This book is dedicated to the people who choose who gets to be on Strictly Come Dancing. Pick me! Pick me!





Book List

Title Page

Author Bio




Chapter One

Chapter Two

Chapter Three

Chapter Four

Chapter Five

Chapter Six

Chapter Seven

Chapter Eight

Chapter Nine

Chapter Ten

Chapter Eleven

Chapter Twelve

Chapter Thirteen

Chapter Fourteen

Chapter Fifteen

Chapter Sixteen

Chapter Seventeen

Chapter Eighteen

Chapter Nineteen

Chapter Twenty

Chapter Twenty-One

Chapter Twenty-Two

Chapter Twenty-Three

Chapter Twenty-Four

Chapter Twenty-Five

Chapter Twenty-Six

Chapter Twenty-Seven

Chapter Twenty-Eight

Chapter Twenty-Nine

Chapter Thirty

Chapter Thirty-One

Chapter Thirty-Two

Chapter Thirty-Three

Chapter Thirty-Four

Chapter Thirty-Five

Chapter Thirty-Six

Chapter Thirty-Seven

Chapter Thirty-Eight

Chapter Thirty-Nine

Chapter Forty

Chapter Forty-One

Chapter Forty-Two

Chapter Forty-Three

Chapter Forty-Four

Chapter Forty-Five

Chapter Forty-Six

Chapter Forty-Seven

Chapter Forty-Eight

Chapter Forty-Nine

Chapter Fifty

Chapter Fifty-One

Chapter Fifty-Two

Chapter Fifty-Three

Chapter Fifty-Four






Afterwards I realised I was far, far drunker than I thought I was and that’s probably why it all went so badly wrong. But at the time, I thought it was a great idea. Matty, my boyfriend, was out at the opening of a new club and I wanted to see him. So I left the hotel where I was oohing and ahhhing over a fancy brand of hairbrush, jumped in a cab and headed to the West End to catch up with my man.

I posed for the photographers outside the club, giving them a beaming smile and a cheeky look over my shoulder so they captured the back of my mini dress, and then I trip-trapped down the stairs in my super-high heels to find Matty.

At first, I couldn’t see him. It was dark in the club and the flashing lights on the dance floor meant I took a while to get my bearings. But then I spotted his best mate, TJ, chatting to a girl I didn’t recognise, and Matty’s broad back in a tight white T-shirt, his head turned away from me, his tongue firmly stuck down another woman’s throat and his hands all over her bum.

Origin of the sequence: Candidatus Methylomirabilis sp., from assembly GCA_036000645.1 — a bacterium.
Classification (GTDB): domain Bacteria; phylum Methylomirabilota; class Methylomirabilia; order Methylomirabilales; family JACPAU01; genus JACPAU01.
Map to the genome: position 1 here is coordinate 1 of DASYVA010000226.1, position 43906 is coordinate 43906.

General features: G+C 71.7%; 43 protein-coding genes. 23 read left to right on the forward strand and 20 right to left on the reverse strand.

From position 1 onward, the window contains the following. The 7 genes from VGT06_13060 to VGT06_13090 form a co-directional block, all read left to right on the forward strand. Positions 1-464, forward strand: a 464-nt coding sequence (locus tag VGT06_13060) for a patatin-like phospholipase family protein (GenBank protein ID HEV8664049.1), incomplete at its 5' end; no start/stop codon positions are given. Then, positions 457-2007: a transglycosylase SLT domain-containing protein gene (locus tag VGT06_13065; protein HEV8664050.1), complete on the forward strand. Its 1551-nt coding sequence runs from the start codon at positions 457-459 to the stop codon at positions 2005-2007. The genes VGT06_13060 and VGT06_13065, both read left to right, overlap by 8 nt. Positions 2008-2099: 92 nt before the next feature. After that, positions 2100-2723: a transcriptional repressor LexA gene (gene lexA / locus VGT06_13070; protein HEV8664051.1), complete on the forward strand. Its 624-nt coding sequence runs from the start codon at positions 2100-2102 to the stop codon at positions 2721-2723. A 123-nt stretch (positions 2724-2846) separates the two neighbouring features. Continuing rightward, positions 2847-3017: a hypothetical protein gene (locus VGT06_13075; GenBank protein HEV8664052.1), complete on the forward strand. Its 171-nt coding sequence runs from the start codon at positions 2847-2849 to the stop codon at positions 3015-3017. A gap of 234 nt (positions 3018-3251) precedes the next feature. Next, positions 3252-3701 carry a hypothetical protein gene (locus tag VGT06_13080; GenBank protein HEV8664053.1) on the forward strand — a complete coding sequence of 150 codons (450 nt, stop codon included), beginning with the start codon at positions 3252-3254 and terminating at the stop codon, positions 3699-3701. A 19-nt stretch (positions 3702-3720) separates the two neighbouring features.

People talk about a red mist descending, don’t they? I never knew what they meant until that moment. All I could think about was that some two-bit reality TV starlet was snogging my boyfriend. The man I loved. The man I intended to marry – just as soon as we agreed terms with
magazine for the engagement photo shoot that would cover the cost of the huge rock I had my eye on.

Shrieking with rage, I launched myself at the girl. I took a fistful of her hair extensions in my hand and pulled her face away from Matty’s.

‘Get your lips off my man!’ I screamed. And then – and believe me, I’m not proud of this – I pulled my arm back and punched her. Right in the nose. I honestly didn’t know there would be so much blood.

Everything stopped. I couldn’t even hear the music any more. It was like the whole room was suddenly in slow motion.

‘AAAAAMMMMMYYY!’ Matty was yelling. ‘Whaaaat have you dooooonnnne?’ He had blood all over his white T-shirt.

The girl he’d been kissing was squealing as TJ shoved napkins at her, and out of the corner of my eye I could see other clubbers filming the whole sorry escapade on their phones.

Sounds bad, doesn’t it? Really bad. But that’s not even all of it.

Realising I’d gone too far, I turned to leave. But like I said, I’d had quite a lot to drink at that hairbrush launch (honestly, it’s the only way to get through things like that – the free booze) and I was wearing really high heels.